|Working For A Better Life (valkyrieofodin) wrote in fansoffolklore,|
@ 2008-05-23 12:03:00
|Entry tags:||fairy tales, favorite stories, the little mermaid, the little sea maid|
My Favorite Story By Hans Christian Anderson: The Little Sea Maid
I thought we'd get this community off and running with a nice rousing story of the original story of The Little Sea Maid which Disney has so corrupted. I remember when I was young a movie that was made that held true to the theme, and was much scarier to me. The animation was very primitive in comparision but still I prefer it due to the veracity of the plot. I hope folks will enjoy this.
Far out in the sea the water is as blue as the leaves of the loveliest cornflower and as clear as the purest glass, but it is very deep, deeper than ever anchor yet reached; many church-towers would have to be piled one on top of the other to reach right from the bottom to the surface of the water. Down there dwell the Sea-folk. Now you must by no means fancy that there is nothing there but a bare white sandbank; no, the most wonderous trees and plants grow there, the stalks and leaves of which are so supple that they move to and fro at the least motion of the water, just as if they were living beings. All the fish, small and great, dart about among the branches just as the birds do in the air up here. In the deepest spot of all lies the Sea-King's palace. The walls are of coral and the long, pointed windows of the clearest sort of amber, but the roof is of mussel-shells which open and shut according as the water flows; it looks lovely, for in every one of the shells lies a glistening pearl. Any one of these pearls would be the glory of a Queen's crown.
The Sea-King down there had been a widower for many years, but his old mother kept house for him; she was a wise woman, but proud of her noble birth, and that was why she always went about with twelve oysters on her tail, the other notabilities being only allowed to carry six. Nevertheless she was very popular, especially because she doated upon the little sea-princesses, her grand-daughters. They were six pretty children, but the youngest was the prettiest of them all; her skin was as delicately tinted as a rose leaf, her eyes as blue as the deepest lake, but, like all the others she had no feet, her body ended in a fish?s tail. The livelong day they used to play in the palace down there in the great saloon where living flowers grew out of the walls. The large amber windows were opened and so the fishes swam into them just as the swallows fly in to us when we open our windows, but the fishes swam right up to the little princesses, ate out of their hands and let themselves be patted.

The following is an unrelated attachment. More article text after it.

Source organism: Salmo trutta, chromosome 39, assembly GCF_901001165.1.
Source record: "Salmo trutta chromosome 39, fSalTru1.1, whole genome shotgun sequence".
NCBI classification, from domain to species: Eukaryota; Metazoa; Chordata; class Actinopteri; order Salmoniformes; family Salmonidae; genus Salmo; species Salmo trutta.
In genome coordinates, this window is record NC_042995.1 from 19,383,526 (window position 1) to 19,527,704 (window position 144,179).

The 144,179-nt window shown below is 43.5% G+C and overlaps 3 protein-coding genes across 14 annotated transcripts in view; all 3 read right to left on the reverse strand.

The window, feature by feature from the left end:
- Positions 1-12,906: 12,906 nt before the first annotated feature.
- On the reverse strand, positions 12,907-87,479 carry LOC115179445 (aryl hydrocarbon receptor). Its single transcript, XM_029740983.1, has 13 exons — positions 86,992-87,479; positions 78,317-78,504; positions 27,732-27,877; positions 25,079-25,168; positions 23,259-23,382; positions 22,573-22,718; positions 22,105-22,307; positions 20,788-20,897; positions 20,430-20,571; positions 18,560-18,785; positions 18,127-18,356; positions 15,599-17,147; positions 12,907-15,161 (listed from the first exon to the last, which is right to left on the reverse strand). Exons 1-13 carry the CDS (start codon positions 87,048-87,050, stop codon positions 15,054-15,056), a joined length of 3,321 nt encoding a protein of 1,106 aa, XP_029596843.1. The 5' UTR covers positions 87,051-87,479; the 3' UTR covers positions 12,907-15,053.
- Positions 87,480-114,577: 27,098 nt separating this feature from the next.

Outside the palace was a large garden full of blood-red and dark blue trees; the fruits there shone like gold and the flowers like burning fire, and the stalks and leaves were always moving to and fro. The soil itself was of the finest sand, but as blue as sulfur-flames. The wondrous blue gleam lay over everything down there; one would be more inclined to fancy that one stood high up in the air and saw nothing but the sky above and beneath than that one was at the bottom of the sea. During a calm, too, one could catch a glimpse of the sun; it looked like a purple flower from the cup of which all light streamed forth.